An employee receives an email from his company’s CEO, or at least he thinks it’s the CEO. He clicks the email’s attachment, unknowingly downloading malicious software. Within minutes, the damaging code has locked the business’ system, rendering it useless until a ransom is paid to unlock it. This sounds like the makings of a TV crime show, but it's not. Ransomware attacks happen every day.
These types of cyberattacks are increasing in staggering numbers, yet 1 in 3 small businesses are clueless about ransomware and its devastating effects. Here’s what business leaders need to know:
What is Ransomware?
The first cases of ransomware were reported as far back as 2005. It was originally presented as antivirus software claiming a computer had issues that required payment in order to be fixed.
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Today it is known to be a type of malicious computer code that is usually executed on a business’ system, often through unsuspecting employees who are lured in by an infected link or phishing email. The code locks a computer or entire system, encrypts files so that they are unreadable, and demands a ransom payment in return for a decryption key which claims to return access to the downed system.
Why Small Businesses?
Cybersecurity often takes a backseat to business development for smaller organizations. In fact, many small business owners have never heard the term “ransomware.” And while these businesses may not provide a big payday for cybercriminals, a lack of training on workplace IT security best practices can make smaller companies vulnerable. A recent study found that only 30 percent of small businesses offer security training to their employees, compared to 58 percent of larger companies.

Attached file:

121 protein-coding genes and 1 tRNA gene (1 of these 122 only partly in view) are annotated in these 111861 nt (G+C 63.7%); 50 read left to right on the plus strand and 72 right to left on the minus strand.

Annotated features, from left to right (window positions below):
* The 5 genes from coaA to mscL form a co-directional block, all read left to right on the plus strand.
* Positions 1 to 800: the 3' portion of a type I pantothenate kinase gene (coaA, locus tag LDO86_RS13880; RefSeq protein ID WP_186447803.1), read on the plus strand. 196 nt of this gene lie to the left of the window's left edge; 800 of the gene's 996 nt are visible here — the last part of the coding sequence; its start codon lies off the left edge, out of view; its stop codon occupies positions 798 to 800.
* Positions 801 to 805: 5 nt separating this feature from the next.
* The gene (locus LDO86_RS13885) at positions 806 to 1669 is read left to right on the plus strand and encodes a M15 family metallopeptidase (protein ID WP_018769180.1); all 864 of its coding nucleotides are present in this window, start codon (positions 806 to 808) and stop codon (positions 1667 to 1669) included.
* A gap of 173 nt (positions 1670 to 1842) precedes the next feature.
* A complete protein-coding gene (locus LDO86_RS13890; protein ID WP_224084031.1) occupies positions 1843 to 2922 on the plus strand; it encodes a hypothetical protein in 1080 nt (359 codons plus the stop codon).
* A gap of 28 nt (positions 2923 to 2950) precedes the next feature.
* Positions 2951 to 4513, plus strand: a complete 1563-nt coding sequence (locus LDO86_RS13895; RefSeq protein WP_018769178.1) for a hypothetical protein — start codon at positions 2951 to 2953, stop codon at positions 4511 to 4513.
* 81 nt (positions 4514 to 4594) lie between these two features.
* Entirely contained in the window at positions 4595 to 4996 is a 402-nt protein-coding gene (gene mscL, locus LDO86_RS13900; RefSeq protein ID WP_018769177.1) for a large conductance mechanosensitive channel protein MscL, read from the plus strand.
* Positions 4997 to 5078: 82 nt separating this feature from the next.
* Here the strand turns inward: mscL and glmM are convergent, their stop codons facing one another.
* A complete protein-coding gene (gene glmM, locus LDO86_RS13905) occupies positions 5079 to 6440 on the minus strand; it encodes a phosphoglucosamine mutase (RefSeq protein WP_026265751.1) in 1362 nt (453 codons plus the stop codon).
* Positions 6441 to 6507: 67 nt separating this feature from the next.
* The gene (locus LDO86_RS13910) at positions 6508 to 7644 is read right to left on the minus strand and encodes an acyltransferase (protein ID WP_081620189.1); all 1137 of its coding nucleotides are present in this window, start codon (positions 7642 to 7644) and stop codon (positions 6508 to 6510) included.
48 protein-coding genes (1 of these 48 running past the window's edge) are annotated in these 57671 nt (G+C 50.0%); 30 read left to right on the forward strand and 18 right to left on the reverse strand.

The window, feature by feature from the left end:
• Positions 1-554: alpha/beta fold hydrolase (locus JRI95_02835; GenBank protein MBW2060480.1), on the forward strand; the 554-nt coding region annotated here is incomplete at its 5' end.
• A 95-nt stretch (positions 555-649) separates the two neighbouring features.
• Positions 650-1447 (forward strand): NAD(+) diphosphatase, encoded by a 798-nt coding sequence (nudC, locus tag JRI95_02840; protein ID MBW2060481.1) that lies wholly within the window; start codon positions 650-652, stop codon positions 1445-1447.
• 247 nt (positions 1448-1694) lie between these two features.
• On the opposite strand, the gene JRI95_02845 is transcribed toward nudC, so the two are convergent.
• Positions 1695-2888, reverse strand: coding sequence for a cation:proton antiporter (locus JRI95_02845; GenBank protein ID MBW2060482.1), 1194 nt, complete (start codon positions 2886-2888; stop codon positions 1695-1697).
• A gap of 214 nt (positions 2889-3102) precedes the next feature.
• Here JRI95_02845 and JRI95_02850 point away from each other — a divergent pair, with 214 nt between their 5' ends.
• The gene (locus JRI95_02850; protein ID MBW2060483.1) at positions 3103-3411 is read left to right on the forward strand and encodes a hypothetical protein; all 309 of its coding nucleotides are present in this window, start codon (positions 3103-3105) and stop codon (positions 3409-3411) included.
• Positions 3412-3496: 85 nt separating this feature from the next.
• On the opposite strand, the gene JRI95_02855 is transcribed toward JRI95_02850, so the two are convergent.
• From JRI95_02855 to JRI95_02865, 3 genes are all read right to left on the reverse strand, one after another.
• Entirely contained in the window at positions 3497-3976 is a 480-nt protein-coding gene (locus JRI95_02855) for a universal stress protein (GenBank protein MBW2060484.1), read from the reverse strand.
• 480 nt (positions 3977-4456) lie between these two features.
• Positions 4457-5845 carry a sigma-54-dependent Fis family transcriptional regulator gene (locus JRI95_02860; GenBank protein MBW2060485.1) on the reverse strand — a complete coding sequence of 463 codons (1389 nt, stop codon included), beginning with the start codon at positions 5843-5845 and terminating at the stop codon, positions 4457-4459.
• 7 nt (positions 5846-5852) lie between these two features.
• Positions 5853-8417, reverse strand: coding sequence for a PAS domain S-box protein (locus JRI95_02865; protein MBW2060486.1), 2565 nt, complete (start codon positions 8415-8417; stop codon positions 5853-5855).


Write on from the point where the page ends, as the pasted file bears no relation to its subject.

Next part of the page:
Create a Plan.
Taking proactive steps to create a data security plan can drastically reduce the likelihood that an attack will succeed. Our Ultimate Guide to Data Security offers many data security strategies, including these 4 best practices for effective employee training.
- Be Specific - General topics are not as sticky as specific ones. So instead of email security, discuss phishing.
- Be Relevant - Each message should be tailored to your specific group. In healthcare, discuss healthcare-specific issues. In financial services, discuss financial services-related topics. In manufacturing … well, you get the idea.
- Be People-Oriented - Center the training not purely on concepts, but take those concepts and put them in the context of what your employees experience.
- Be Consistent - Whatever your training schedule, stick to it. We find it beneficial to do a quarterly in-person training.